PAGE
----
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OCA decision relieves summary judgment concerns

The Ontario Court of Appeal’s recent move to clarify the scope of motion judges’ fact-finding powers has alleviated some concerns that followed the Supreme Court of Canada ruling on the subject in Hryniak v. Mauldin earlier this year, says Toronto civil litigation lawyer Patricia Virc.

In Baywood Homes Partnership v. Haditaghi, the Court of Appeal set aside a motion judge’s move to grant summary judgment dismissing an appellant's allegations of fraud “on the basis that it was precluded by the terms of a release that he accepted as valid,” when the judge had referred the respondents’ counterclaim on two promissory notes to trial.

In allowing both the claim and counterclaim to proceed to trial, Court of Appeal Justice Peter Lauwers writes: “In my view, the motions judge made a material error in principle in his approach to this motion in light of the Supreme Court of Canada’s decision in Hryniak. He erred in failing to assess the advisability of the summary judgment process in the context of the litigation as a whole.

“… It was inappropriate for the motions judge to distinguish between the promissory notes and the Third Release on the basis of decontextualized transcript evidence," Lauwers writes, adding that “Great care must be taken by the motion judge to ensure that decontextualized affidavit and transcript evidence does not become the means by which substantive unfairness enters, in a way that would not likely occur in a full trial where the trial judge sees and hears it all."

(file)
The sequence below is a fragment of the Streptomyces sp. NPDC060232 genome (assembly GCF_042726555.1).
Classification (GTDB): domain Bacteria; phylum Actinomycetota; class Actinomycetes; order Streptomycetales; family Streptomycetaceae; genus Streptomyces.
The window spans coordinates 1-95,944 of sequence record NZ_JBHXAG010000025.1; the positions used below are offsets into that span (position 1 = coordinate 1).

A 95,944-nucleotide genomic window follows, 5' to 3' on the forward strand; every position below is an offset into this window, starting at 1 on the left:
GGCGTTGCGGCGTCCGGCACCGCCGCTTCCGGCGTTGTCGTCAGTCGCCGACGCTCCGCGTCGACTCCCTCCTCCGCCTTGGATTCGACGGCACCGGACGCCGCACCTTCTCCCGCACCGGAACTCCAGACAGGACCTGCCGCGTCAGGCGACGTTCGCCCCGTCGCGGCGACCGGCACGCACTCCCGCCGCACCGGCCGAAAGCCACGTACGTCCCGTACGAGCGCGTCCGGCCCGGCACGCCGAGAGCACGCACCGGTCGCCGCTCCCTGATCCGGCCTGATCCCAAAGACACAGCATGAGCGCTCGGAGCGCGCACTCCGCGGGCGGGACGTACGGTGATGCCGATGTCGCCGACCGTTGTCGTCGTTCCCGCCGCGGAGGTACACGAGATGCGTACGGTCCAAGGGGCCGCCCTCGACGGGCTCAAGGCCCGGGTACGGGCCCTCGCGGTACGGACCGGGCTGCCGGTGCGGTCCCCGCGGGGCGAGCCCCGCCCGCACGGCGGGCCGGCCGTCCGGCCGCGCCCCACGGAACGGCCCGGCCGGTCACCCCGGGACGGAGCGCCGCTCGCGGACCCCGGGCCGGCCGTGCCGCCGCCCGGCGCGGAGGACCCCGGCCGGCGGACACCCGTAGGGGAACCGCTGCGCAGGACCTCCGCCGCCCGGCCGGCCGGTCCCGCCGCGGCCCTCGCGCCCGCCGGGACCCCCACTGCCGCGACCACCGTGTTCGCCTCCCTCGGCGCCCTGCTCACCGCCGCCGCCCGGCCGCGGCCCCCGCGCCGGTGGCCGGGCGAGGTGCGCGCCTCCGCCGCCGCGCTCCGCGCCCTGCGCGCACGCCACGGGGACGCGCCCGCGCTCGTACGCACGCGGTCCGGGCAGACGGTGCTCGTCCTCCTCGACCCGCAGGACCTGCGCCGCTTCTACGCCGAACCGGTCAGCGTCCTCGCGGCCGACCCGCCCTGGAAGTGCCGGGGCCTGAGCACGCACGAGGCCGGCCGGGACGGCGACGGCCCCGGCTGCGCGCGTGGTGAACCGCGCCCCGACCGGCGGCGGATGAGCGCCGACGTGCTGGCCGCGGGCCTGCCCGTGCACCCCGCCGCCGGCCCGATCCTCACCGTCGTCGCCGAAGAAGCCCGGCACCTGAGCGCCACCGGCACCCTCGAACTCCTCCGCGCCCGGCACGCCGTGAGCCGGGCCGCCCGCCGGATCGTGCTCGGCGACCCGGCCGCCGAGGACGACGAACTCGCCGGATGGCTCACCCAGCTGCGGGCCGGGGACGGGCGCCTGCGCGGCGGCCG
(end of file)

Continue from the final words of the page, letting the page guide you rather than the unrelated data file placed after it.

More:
Virc, a lawyer with Steinberg Morton Hope & Israel LLP explains that “The piece that the judge had decided on summary judgment, those facts were still going to be relevant to certain legal results that were as yet outstanding between the parties."

The decision marks the first time the Court of Appeal has addressed the summary judgment issue since the Supreme Court’s decision in Hryniak,which Virc said earlier this year, appeared to water down the standard developed by the Court of Appeal which called for judges to gain a “full appreciation” of the evidence and issues prior to making dispositive findings.

“The SCC urged judges to gain this comfort in cases where there appears to be a genuine issue for trial by using their powers under Rules 20.04(2.1) and (2.2) to hear viva voce testimony on discrete issues,” Virc said, adding this allowed the fact-finder to go beyond the written record on certain factual issues without requiring a full blown trial on all issues.

However, she says, the Court of Appeal’s comments in Baywood Homes have now alleviated some of the concerns she had following Hryniak.

“I think it was a very, very important thing for the Court of Appeal to come out with a case that gives further guidance following the Supreme Court of Canada decision. I think otherwise, it would have been faced with, perhaps a lot of appeals where some motions judges then viewed their fact-finding powers as being broader than they are,” Virc says.

“Traditionally, we have viewed the summary process as being for a very limited range of cases. For example, when you can decide a case based on documents and credibility’s not an issue. Or where the credibility assessment is not key to the result, then you can decide it on summary judgment. And the expanded Rule 20 was giving judges a little more leeway to make credibility assessments and factual findings in certain cases.


“The Court of Appeal here is trying to reign it in a bit, in saying that these new fact-finding powers should not be exercised in a staged summary judgment process where credibility is important. You must consider the litigation as a whole, and whether the trial judge is likely to gain a better appreciation of context that will shed a different light on the evidence as a whole.


“It does relieve the anxiety I had that motions court judges might have seen the Supreme Court decision in Hryniak as a green light to decide more cases without the benefit of a trial,” says Virc.

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